Thursday, February 08, 2018

Duke Energy wants to cut down our trees

About the time our fencing project winds down and we are doing the final stretch of field fencing plus tweaking a few things, we receive a certified letter from Duke Energy.

The letter says they have decided they need to remove all trees 20 feet BEYOND their already clear 25 feet right of way. This will, in our way back area, newly fenced and cleaned out by us, mean losing about half of our tulip poplars and a few other gorgeous, healthy, old growth trees. It will also decimate the privacy screen left by the timber crew who cut the Hundred Acre Wood.

When I opened and read the letter, I immediately called the name listed and asked for an in-person meeting to look at our property and clarify exactly what they wanted to cut. The young man who arrived was courteous and professional, did zero measurements, just eye-balled things and told us what they plan to do.

We have contacted several attorneys.

These trees are homes to squirrels, birds, and a host of beneficial insects. Tulip poplars are the PRIMARY FOOD for native and honey bees in our area in the spring. My bees will arrive in May, and half their food supply is slated to be cut down in six weeks.

My one inspiration is a man in Raleigh, John Kane, Jr., who has a willow tree that Duke Energy wants to cut down. He took Duke to court and won, and although Duke has counter-sued, the willow tree is still standing.

Are we up for this? I will do my best. The sad fact is that Duke Energy plans to go down this power cut for miles and miles and miles taking 20 more feet on either side. Most of the large native trees in this region are tulip poplar and red maple and both are critical forage for bees. I am beyond appalled at Duke’s total disregard for the environment.

Their reason for doing this? “In case a hurricane comes through.”

In my mind you repair any damage done if and when the hurricane comes. You don’t go in and decimate trees on the private property of citizens to save yourself some money in the event of extreme weather.

If anyone has tips, experience, or finds information pertaining to fighting a power company and winning, please leave it in the comments.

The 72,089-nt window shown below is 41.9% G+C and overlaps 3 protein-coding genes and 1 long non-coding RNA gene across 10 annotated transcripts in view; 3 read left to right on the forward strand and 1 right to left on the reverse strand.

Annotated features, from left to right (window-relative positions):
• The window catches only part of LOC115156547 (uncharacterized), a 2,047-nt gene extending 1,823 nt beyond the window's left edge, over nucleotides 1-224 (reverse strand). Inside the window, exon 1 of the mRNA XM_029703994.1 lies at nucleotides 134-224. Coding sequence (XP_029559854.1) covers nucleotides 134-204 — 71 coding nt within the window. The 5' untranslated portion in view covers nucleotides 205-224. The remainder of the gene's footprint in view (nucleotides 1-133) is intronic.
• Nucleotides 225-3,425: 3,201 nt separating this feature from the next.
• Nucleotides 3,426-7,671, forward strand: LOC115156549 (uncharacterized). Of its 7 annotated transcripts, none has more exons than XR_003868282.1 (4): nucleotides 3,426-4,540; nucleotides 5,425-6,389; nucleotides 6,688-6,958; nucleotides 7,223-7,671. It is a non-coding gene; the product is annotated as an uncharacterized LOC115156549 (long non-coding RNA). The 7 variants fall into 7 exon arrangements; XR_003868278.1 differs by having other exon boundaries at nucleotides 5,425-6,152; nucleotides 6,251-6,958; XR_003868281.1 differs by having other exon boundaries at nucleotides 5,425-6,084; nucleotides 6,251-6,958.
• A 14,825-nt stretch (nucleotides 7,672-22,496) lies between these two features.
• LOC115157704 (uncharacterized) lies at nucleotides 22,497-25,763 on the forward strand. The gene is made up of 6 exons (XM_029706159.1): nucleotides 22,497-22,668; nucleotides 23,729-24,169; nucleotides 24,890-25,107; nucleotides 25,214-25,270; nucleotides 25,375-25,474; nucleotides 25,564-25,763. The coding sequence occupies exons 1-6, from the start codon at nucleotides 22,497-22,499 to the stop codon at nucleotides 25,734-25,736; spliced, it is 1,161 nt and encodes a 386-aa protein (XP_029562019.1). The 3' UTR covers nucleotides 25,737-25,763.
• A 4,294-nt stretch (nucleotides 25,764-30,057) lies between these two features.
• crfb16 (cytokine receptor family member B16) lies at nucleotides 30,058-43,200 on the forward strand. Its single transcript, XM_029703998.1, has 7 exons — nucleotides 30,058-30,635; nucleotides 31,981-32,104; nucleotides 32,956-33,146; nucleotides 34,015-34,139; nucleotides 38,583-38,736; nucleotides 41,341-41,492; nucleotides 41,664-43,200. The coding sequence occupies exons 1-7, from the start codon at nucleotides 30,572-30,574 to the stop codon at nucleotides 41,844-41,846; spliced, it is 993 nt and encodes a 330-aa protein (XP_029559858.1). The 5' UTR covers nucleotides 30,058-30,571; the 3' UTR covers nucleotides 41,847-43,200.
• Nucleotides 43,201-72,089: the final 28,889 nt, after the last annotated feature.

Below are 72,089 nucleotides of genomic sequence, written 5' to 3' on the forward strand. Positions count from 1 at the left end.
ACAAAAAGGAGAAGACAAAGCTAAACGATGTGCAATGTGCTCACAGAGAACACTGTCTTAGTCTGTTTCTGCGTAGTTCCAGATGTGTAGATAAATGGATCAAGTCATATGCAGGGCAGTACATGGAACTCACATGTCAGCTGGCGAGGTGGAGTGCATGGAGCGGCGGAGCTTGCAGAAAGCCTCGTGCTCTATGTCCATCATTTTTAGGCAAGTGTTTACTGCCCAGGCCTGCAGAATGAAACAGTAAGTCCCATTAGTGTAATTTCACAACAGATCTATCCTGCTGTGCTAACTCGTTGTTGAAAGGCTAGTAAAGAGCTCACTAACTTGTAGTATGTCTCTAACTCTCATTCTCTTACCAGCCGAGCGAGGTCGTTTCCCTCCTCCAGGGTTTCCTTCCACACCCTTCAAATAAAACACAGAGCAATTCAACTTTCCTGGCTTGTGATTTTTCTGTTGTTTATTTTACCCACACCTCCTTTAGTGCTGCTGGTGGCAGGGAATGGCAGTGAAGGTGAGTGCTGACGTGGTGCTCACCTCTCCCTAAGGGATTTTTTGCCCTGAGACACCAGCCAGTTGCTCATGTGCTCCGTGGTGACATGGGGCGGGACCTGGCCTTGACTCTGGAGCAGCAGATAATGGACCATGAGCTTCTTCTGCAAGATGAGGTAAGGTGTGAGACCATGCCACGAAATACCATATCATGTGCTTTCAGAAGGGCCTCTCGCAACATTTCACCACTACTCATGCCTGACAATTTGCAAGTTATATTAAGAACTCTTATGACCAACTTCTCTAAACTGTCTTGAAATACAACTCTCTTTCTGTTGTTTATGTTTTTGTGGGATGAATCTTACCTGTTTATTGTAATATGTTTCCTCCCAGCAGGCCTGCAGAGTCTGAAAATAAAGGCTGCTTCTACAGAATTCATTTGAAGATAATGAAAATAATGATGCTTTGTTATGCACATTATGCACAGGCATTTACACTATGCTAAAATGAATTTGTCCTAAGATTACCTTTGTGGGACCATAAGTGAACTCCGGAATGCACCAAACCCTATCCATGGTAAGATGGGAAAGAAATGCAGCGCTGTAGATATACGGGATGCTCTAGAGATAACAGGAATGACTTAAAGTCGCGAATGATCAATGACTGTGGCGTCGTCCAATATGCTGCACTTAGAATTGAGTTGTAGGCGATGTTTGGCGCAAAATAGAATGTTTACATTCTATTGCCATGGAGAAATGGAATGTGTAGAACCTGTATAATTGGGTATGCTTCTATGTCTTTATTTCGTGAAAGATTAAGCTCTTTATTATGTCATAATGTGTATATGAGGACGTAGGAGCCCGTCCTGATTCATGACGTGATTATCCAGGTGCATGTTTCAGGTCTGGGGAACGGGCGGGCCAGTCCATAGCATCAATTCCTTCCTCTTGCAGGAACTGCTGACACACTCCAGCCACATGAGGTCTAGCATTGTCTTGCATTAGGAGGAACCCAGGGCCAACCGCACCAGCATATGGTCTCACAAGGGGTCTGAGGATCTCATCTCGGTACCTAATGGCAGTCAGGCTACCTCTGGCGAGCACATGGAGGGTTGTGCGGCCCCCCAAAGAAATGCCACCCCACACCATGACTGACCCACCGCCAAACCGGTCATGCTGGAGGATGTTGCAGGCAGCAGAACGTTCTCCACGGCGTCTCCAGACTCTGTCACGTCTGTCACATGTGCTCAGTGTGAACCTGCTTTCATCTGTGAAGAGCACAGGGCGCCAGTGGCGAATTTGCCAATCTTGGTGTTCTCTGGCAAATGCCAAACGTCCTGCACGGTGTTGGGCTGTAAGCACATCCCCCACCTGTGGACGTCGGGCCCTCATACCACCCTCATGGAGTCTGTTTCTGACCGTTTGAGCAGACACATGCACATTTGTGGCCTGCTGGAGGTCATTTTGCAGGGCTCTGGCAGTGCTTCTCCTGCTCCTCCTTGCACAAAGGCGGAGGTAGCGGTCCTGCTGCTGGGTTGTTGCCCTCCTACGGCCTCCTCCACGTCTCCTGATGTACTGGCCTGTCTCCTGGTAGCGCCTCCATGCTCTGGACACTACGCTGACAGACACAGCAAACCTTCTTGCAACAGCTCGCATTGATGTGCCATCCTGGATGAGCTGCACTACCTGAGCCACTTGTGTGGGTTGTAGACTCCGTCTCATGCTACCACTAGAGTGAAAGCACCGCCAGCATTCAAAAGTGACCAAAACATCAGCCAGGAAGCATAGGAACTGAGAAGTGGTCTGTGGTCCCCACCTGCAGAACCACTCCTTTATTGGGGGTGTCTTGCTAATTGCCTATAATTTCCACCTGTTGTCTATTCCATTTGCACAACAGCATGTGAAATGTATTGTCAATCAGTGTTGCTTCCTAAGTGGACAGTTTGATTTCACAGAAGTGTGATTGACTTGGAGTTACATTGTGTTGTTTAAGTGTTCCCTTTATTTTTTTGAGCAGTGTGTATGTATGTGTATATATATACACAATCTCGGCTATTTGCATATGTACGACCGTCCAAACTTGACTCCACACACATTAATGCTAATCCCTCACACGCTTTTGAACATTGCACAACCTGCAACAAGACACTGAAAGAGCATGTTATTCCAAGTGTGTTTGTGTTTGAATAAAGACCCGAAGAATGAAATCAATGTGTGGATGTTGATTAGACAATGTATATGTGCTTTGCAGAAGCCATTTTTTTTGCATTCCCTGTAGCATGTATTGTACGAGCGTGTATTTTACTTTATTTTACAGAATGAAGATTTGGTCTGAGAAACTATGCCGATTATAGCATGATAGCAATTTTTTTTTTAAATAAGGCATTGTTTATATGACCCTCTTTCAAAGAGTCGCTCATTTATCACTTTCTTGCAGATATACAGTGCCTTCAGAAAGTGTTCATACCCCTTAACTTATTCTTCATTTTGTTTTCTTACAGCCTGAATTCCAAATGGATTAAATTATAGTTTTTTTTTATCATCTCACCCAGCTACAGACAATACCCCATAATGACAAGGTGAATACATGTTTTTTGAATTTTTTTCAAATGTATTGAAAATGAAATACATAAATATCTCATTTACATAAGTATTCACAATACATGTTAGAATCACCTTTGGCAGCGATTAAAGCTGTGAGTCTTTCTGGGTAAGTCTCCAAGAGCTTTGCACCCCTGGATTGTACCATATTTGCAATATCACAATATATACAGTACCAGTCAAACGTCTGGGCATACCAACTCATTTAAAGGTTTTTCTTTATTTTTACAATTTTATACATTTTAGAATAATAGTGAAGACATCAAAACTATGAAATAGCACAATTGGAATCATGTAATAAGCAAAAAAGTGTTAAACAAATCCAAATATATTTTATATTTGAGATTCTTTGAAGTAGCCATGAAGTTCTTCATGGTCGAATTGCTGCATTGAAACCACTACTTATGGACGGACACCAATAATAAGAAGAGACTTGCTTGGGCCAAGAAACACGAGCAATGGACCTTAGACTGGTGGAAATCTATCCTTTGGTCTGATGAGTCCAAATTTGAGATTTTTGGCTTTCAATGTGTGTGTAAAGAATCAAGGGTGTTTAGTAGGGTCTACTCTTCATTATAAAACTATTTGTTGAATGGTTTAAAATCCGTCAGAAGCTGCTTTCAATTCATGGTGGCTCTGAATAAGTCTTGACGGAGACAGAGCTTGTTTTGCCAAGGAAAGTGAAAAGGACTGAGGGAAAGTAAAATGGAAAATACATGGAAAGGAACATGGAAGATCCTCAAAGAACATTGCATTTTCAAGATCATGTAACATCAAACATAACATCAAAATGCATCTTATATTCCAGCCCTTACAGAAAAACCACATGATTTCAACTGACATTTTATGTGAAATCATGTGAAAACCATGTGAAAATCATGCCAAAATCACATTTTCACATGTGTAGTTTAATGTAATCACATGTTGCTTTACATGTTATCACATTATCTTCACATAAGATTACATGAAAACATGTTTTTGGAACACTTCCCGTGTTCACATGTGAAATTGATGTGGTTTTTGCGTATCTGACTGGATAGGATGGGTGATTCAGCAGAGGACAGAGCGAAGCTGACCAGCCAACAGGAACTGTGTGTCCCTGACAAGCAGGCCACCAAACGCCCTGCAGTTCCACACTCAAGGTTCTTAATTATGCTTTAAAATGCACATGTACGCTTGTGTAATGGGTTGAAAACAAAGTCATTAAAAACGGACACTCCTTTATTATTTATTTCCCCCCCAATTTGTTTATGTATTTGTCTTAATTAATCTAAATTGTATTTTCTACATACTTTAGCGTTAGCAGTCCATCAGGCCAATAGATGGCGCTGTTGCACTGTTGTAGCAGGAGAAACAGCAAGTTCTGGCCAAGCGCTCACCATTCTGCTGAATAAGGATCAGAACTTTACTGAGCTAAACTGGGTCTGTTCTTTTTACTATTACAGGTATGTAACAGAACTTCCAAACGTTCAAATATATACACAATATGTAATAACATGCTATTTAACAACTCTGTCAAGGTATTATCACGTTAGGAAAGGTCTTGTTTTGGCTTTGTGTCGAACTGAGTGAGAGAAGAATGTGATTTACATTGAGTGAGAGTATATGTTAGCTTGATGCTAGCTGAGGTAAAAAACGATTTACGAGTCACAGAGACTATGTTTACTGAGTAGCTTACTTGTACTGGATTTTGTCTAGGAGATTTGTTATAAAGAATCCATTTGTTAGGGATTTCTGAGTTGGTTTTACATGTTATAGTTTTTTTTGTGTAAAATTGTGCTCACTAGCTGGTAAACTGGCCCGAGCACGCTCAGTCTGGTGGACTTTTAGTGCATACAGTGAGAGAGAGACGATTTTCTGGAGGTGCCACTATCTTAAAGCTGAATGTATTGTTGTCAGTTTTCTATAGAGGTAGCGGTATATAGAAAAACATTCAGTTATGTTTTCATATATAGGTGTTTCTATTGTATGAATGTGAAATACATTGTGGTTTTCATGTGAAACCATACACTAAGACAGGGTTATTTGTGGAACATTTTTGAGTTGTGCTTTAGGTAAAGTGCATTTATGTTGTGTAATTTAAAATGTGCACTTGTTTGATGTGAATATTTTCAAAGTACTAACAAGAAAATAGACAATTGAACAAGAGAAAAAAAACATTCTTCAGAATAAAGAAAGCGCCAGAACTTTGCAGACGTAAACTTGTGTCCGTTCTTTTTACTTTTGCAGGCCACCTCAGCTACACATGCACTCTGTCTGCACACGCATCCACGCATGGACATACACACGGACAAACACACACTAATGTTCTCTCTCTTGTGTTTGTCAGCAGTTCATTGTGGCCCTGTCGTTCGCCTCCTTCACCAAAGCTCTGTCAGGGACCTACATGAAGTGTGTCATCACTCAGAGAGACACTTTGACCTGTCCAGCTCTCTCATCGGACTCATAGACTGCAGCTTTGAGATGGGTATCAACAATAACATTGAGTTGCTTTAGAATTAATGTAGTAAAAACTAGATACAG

Grey Horse Matters said...

That's a shame. These large companies have no regard for the environment or how their actions will ruin it. I hope you have luck fighting them, although it is probably a monumental task and they have more money than the average citizen. Maybe you can get all of your neighbors on board to sign a petition and stand with you concerning this company. Let the local newspapers know what's going on and write an article for them to publish. Good luck.

billie said...

It’s awful - good idea about the local paper. I have let my beekeeping group know, as this is going to effect everyone’s bees and what they have to feed on in the early and mid-spring. The tulip poplars and red maples are critical to the bees getting early forage and moving into late spring healthy and strong.

Sadly there are only 3 neighbors this will impact - though the power cut goes on for many many miles so it will impact huge numbers of property owners in our county. I am hoping when we get an attorney on board I can refer folks to him/her so they can add their names if they want to.

Matthew said...

I think all this tree slaughter needs an environmental impact statement and a net CO2 emissions projection.


billie said...

I think the trees need their own lobbyist.

I shared this info and an action plan with the beekeeping group in our county and a number of folks are also likely to be impacted. I need to update the blog to say that I now have an action plan in process based on the advice of a very savvy environmental attorney. So we shall see.